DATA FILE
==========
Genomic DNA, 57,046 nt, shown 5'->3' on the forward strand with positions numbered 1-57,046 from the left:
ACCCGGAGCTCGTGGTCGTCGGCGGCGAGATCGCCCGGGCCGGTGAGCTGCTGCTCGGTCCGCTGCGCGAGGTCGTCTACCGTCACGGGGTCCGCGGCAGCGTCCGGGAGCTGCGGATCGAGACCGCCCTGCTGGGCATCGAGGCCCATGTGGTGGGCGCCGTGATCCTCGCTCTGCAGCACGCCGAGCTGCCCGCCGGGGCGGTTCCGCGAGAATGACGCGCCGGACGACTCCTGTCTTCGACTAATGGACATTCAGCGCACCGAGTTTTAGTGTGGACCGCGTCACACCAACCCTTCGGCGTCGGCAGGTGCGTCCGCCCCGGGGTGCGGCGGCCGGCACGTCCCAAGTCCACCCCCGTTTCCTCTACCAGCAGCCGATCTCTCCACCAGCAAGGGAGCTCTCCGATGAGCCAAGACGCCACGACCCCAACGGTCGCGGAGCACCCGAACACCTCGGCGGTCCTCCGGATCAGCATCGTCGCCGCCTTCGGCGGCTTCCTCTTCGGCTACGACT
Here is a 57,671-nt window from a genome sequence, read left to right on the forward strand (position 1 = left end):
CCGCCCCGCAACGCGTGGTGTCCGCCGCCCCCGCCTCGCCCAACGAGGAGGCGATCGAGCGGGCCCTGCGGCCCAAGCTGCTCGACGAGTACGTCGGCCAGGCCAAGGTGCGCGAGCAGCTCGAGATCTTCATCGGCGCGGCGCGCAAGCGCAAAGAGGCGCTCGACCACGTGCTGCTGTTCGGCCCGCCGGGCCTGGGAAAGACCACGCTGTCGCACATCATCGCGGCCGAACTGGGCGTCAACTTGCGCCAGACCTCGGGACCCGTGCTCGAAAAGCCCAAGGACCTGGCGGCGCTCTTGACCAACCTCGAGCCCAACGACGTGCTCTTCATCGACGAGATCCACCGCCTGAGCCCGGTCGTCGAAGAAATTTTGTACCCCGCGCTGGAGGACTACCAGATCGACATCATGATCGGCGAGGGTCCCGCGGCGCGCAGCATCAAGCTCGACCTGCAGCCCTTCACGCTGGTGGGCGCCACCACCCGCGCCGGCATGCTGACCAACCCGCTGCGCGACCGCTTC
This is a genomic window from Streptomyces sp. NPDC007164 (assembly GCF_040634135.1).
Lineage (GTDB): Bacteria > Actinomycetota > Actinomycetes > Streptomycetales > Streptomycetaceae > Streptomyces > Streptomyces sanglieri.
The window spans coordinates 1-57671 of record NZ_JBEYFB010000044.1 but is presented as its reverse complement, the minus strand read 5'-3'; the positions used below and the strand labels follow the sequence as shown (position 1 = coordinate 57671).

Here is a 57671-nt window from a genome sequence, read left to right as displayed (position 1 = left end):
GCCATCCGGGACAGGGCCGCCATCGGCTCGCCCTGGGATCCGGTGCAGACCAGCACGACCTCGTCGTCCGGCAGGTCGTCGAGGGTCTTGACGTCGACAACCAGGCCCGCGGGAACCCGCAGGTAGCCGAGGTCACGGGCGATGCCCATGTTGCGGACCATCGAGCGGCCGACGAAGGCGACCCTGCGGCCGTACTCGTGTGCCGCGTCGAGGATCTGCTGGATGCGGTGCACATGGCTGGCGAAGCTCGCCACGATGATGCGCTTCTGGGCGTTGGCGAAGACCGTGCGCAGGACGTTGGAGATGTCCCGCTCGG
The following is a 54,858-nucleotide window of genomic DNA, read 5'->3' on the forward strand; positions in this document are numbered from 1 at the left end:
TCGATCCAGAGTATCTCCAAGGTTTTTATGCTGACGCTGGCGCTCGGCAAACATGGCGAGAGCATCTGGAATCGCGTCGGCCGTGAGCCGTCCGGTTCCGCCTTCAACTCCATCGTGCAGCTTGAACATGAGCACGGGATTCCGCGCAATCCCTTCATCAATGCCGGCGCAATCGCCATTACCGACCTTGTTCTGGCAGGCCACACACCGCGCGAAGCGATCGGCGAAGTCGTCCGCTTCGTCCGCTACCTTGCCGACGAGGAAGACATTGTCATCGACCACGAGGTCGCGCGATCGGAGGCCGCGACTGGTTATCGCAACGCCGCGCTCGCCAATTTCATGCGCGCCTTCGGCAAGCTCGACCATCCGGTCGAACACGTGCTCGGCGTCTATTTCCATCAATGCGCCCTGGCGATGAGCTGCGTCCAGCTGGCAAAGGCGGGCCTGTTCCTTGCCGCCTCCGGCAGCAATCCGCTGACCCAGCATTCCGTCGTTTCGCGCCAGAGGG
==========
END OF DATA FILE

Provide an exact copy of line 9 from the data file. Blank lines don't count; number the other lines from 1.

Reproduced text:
GCCATCCGGGACAGGGCCGCCATCGGCTCGCCCTGGGATCCGGTGCAGACCAGCACGACCTCGTCGTCCGGCAGGTCGTCGAGGGTCTTGACGTCGACAACCAGGCCCGCGGGAACCCGCAGGTAGCCGAGGTCACGGGCGATGCCCATGTTGCGGACCATCGAGCGGCCGACGAAGGCGACCCTGCGGCCGTACTCGTGTGCCGCGTCGAGGATCTGCTGGATGCGGTGCACATGGCTGGCGAAGCTCGCCACGATGATGCGCTTCTGGGCGTTGGCGAAGACCGTGCGCAGGACGTTGGAGATGTCCCGCTCGG